02/01/17       (S)       READ THE FIRST TIME - REFERRALS                                                                        
02/01/17       (S)       CRA, RES                                                                                               
03/28/17       (S)       CRA AT 3:30 PM BELTZ 105 (TSBldg)                                                                      
03/28/17       (S)       Heard & Held                                                                                           
03/28/17       (S)       MINUTE(CRA)                                                                                            
04/04/17       (S)       CRA AT 3:30 PM BELTZ 105 (TSBldg)                                                                      
04/04/17       (S)       Moved  SJR 4 Out of Committee                                                                          
04/04/17       (S)       MINUTE(CRA)                                                                                            
04/05/17       (S)       CRA RPT  4DP                                                                                           
04/05/17       (S)       DP: BISHOP, GARDNER, MACKINNON, STEDMAN                                                                
01/29/18       (S)       RES AT 3:30 PM BUTROVICH 205                                                                           

01/29/18 (S) Moved CSSJR 4(RES) Out of Committee

01/29/18 (S) MINUTE(RES)

01/31/18 (S) RES RPT CS 6DP NEW TITLE

01/31/18 (S) DP: GIESSEL, WIELECHOWSKI, COGHILL, VON IMHOF, STEDMAN, MEYER 02/16/18 (S) TRANSMITTED TO (H) 02/16/18 (S) VERSION: CSSJR 4(RES) 02/19/18 (H) READ THE FIRST TIME - REFERRALS 02/19/18 (H) CRA, JUD 04/03/18 (H) CRA AT 8:00 AM BARNES 124 04/03/18 (H) Heard & Held 04/03/18 (H) MINUTE(CRA) 04/05/18 (H) CRA RPT 5DP 1NR 04/05/18 (H) DP: DRUMMOND, LINCOLN, TALERICO, PARISH, ZULKOSKY 04/05/18 (H) NR: RAUSCHER 04/05/18 (H) CRA AT 8:00 AM BARNES 124 04/05/18 (H) Moved CSSJR 4(RES) Out of Committee 04/05/18 (H) MINUTE(CRA) 04/13/18 (H) JUD AT 1:00 PM GRUENBERG 120 BILL: HJR 38 SHORT TITLE: AK RAILROAD TRANSFER ACT; CONVEYANCES SPONSOR(s): REPRESENTATIVE(s) KOPP 02/21/18 (H) READ THE FIRST TIME - REFERRALS 02/21/18 (H) STA, JUD 02/27/18 (H) STA AT 3:15 PM GRUENBERG 120 02/27/18 (H) Heard & Held 02/27/18 (H) MINUTE(STA) 03/01/18 (H) STA AT 3:15 PM GRUENBERG 120 03/01/18 (H) Heard & Held 03/01/18 (H) MINUTE(STA) 03/08/18 (H) STA AT 3:15 PM GRUENBERG 120 03/08/18 (H) Moved HJR 38 Out of Committee 03/08/18 (H) MINUTE(STA) 03/09/18 (H) STA RPT 1DP 4NR 03/09/18 (H) DP: BIRCH 03/09/18 (H) NR: LEDOUX, WOOL, JOHNSON, KREISS- TOMKINS 04/06/18 (H) JUD AT 1:00 PM GRUENBERG 120 04/06/18 (H) Heard & Held 04/06/18 (H) MINUTE(JUD) 04/13/18 (H) JUD AT 1:00 PM GRUENBERG 120 BILL: HB 54 SHORT TITLE: TERMINALLY ILL: ENDING LIFE OPTION SPONSOR(s): REPRESENTATIVE(s) DRUMMOND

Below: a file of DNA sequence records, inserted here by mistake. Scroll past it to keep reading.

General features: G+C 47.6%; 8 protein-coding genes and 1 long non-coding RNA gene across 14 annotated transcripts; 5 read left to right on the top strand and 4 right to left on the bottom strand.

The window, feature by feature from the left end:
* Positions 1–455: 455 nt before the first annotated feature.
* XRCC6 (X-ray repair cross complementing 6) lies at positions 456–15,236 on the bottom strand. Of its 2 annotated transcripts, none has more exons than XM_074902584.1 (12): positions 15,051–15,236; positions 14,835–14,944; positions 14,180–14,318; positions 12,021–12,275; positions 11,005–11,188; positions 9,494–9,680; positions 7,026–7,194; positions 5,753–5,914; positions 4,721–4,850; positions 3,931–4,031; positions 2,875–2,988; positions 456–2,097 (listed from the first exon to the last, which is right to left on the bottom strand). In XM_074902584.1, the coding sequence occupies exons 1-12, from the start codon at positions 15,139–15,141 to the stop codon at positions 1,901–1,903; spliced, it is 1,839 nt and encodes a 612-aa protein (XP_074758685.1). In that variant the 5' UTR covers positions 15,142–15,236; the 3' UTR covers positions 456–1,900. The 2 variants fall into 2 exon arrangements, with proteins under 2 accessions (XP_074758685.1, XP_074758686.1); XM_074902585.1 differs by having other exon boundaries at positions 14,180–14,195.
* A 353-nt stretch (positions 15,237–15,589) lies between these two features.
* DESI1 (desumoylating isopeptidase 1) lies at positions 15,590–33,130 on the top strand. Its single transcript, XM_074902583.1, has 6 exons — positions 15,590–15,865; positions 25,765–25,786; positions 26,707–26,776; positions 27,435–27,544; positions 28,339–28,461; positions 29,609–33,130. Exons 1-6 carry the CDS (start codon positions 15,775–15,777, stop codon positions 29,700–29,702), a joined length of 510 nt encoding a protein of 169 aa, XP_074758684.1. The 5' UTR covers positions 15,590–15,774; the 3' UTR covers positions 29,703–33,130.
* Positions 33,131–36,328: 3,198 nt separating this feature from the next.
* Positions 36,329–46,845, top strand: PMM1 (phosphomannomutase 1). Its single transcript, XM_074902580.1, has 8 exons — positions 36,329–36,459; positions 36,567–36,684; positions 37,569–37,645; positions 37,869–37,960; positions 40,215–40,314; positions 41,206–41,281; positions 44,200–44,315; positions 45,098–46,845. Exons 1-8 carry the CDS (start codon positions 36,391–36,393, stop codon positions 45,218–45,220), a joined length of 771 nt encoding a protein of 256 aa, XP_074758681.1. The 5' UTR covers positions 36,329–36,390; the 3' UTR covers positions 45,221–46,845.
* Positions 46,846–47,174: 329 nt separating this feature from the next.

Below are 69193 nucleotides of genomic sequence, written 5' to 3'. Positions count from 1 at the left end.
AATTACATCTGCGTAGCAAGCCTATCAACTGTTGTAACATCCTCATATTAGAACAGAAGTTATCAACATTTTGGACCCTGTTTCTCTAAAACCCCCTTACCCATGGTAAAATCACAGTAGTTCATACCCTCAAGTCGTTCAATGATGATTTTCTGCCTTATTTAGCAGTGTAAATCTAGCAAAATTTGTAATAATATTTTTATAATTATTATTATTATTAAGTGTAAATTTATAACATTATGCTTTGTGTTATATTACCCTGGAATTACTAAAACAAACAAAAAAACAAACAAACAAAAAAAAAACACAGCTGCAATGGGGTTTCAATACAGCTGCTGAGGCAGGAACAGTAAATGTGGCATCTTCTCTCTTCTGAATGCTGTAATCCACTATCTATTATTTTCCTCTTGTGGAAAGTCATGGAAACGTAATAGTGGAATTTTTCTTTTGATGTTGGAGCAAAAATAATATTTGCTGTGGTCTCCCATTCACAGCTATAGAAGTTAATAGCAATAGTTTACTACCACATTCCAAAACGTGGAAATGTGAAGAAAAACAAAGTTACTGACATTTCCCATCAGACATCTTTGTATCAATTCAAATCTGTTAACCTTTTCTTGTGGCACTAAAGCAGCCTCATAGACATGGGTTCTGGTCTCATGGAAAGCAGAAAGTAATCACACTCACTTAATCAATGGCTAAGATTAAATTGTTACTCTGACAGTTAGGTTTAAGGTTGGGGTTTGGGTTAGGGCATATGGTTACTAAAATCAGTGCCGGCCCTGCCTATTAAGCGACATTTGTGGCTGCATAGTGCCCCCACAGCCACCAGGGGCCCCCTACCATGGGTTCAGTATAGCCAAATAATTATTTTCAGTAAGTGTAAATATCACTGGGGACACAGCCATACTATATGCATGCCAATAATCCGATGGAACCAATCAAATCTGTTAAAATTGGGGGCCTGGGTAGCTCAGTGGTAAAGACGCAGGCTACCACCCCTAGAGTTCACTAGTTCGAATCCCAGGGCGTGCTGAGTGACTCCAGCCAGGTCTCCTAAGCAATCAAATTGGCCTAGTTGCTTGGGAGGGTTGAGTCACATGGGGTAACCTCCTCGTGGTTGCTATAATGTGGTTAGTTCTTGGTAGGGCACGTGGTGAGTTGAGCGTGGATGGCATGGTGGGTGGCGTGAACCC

01/18/17 (H) READ THE FIRST TIME - REFERRALS

01/18/17 (H) HSS, JUD 03/14/17 (H) HSS AT 3:00 PM CAPITOL 106 03/14/17 (H) <Bill Hearing Canceled> 03/27/17 (H) SPONSOR SUBSTITUTE INTRODUCED 03/27/17 (H) READ THE FIRST TIME - REFERRALS 03/27/17 (H) HSS, JUD 03/28/17 (H) HSS AT 3:00 PM CAPITOL 106 03/28/17 (H) Heard & Held 03/28/17 (H) MINUTE(HSS) 04/06/17 (H) HSS AT 3:00 PM CAPITOL 106 04/06/17 (H) Heard & Held 04/06/17 (H) MINUTE(HSS)